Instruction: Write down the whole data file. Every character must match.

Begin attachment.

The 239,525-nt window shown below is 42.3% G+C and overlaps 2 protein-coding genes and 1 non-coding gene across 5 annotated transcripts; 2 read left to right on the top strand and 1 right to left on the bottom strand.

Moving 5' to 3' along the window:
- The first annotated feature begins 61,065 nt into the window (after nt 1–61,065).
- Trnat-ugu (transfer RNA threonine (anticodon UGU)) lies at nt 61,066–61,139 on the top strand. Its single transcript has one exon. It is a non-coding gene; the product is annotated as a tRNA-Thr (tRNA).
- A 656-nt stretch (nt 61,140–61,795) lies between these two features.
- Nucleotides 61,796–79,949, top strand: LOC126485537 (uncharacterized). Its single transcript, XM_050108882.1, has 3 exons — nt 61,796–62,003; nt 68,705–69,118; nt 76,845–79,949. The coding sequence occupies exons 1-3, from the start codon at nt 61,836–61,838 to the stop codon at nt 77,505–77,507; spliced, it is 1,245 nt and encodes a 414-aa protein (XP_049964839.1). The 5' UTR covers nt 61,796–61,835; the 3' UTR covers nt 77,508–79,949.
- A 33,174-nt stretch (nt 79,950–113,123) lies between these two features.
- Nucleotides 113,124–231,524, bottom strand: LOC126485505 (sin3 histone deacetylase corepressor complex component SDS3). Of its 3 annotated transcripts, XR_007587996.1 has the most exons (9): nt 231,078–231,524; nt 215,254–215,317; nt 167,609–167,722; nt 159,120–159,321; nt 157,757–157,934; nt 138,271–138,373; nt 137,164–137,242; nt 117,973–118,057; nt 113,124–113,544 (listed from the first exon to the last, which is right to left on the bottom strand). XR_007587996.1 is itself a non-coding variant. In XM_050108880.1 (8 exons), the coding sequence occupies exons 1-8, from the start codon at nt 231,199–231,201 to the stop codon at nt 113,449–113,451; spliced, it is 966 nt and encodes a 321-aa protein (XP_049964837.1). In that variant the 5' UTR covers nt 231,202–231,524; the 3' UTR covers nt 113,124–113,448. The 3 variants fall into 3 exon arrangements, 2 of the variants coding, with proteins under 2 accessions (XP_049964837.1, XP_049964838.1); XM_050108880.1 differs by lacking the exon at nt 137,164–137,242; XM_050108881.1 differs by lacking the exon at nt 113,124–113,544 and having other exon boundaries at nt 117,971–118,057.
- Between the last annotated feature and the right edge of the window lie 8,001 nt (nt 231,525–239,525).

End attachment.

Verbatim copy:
The 239,525-nt window shown below is 42.3% G+C and overlaps 2 protein-coding genes and 1 non-coding gene across 5 annotated transcripts; 2 read left to right on the top strand and 1 right to left on the bottom strand.

Moving 5' to 3' along the window:
- The first annotated feature begins 61,065 nt into the window (after nt 1–61,065).
- Trnat-ugu (transfer RNA threonine (anticodon UGU)) lies at nt 61,066–61,139 on the top strand. Its single transcript has one exon. It is a non-coding gene; the product is annotated as a tRNA-Thr (tRNA).
- A 656-nt stretch (nt 61,140–61,795) lies between these two features.
- Nucleotides 61,796–79,949, top strand: LOC126485537 (uncharacterized). Its single transcript, XM_050108882.1, has 3 exons — nt 61,796–62,003; nt 68,705–69,118; nt 76,845–79,949. The coding sequence occupies exons 1-3, from the start codon at nt 61,836–61,838 to the stop codon at nt 77,505–77,507; spliced, it is 1,245 nt and encodes a 414-aa protein (XP_049964839.1). The 5' UTR covers nt 61,796–61,835; the 3' UTR covers nt 77,508–79,949.
- A 33,174-nt stretch (nt 79,950–113,123) lies between these two features.
- Nucleotides 113,124–231,524, bottom strand: LOC126485505 (sin3 histone deacetylase corepressor complex component SDS3). Of its 3 annotated transcripts, XR_007587996.1 has the most exons (9): nt 231,078–231,524; nt 215,254–215,317; nt 167,609–167,722; nt 159,120–159,321; nt 157,757–157,934; nt 138,271–138,373; nt 137,164–137,242; nt 117,973–118,057; nt 113,124–113,544 (listed from the first exon to the last, which is right to left on the bottom strand). XR_007587996.1 is itself a non-coding variant. In XM_050108880.1 (8 exons), the coding sequence occupies exons 1-8, from the start codon at nt 231,199–231,201 to the stop codon at nt 113,449–113,451; spliced, it is 966 nt and encodes a 321-aa protein (XP_049964837.1). In that variant the 5' UTR covers nt 231,202–231,524; the 3' UTR covers nt 113,124–113,448. The 3 variants fall into 3 exon arrangements, 2 of the variants coding, with proteins under 2 accessions (XP_049964837.1, XP_049964838.1); XM_050108880.1 differs by lacking the exon at nt 137,164–137,242; XM_050108881.1 differs by lacking the exon at nt 113,124–113,544 and having other exon boundaries at nt 117,971–118,057.
- Between the last annotated feature and the right edge of the window lie 8,001 nt (nt 231,525–239,525).